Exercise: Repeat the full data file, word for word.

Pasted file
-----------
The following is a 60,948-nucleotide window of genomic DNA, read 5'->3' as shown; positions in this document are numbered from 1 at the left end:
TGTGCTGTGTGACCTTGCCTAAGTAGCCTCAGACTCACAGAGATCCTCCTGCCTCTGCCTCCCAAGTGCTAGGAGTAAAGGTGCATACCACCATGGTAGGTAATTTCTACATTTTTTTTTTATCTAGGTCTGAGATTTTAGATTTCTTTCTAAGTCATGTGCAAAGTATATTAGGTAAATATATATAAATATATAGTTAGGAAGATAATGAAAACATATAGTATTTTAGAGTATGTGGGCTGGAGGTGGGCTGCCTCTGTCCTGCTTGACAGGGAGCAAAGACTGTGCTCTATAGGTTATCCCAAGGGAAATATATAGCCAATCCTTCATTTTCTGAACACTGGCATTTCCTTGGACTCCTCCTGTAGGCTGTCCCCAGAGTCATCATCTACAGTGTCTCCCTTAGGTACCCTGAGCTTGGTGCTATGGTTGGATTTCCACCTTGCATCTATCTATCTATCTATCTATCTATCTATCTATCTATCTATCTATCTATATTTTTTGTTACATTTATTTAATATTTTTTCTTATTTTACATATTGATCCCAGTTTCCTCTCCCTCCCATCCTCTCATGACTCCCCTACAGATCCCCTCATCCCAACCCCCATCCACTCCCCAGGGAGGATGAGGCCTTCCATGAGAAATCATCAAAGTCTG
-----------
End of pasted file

The following is a 60,948-nucleotide window of genomic DNA, read 5'->3' as shown; positions in this document are numbered from 1 at the left end:
TGTGCTGTGTGACCTTGCCTAAGTAGCCTCAGACTCACAGAGATCCTCCTGCCTCTGCCTCCCAAGTGCTAGGAGTAAAGGTGCATACCACCATGGTAGGTAATTTCTACATTTTTTTTTTATCTAGGTCTGAGATTTTAGATTTCTTTCTAAGTCATGTGCAAAGTATATTAGGTAAATATATATAAATATATAGTTAGGAAGATAATGAAAACATATAGTATTTTAGAGTATGTGGGCTGGAGGTGGGCTGCCTCTGTCCTGCTTGACAGGGAGCAAAGACTGTGCTCTATAGGTTATCCCAAGGGAAATATATAGCCAATCCTTCATTTTCTGAACACTGGCATTTCCTTGGACTCCTCCTGTAGGCTGTCCCCAGAGTCATCATCTACAGTGTCTCCCTTAGGTACCCTGAGCTTGGTGCTATGGTTGGATTTCCACCTTGCATCTATCTATCTATCTATCTATCTATCTATCTATCTATCTATCTATCTATATTTTTTGTTACATTTATTTAATATTTTTTCTTATTTTACATATTGATCCCAGTTTCCTCTCCCTCCCATCCTCTCATGACTCCCCTACAGATCCCCTCATCCCAACCCCCATCCACTCCCCAGGGAGGATGAGGCCTTCCATGAGAAATCATCAAAGTCTG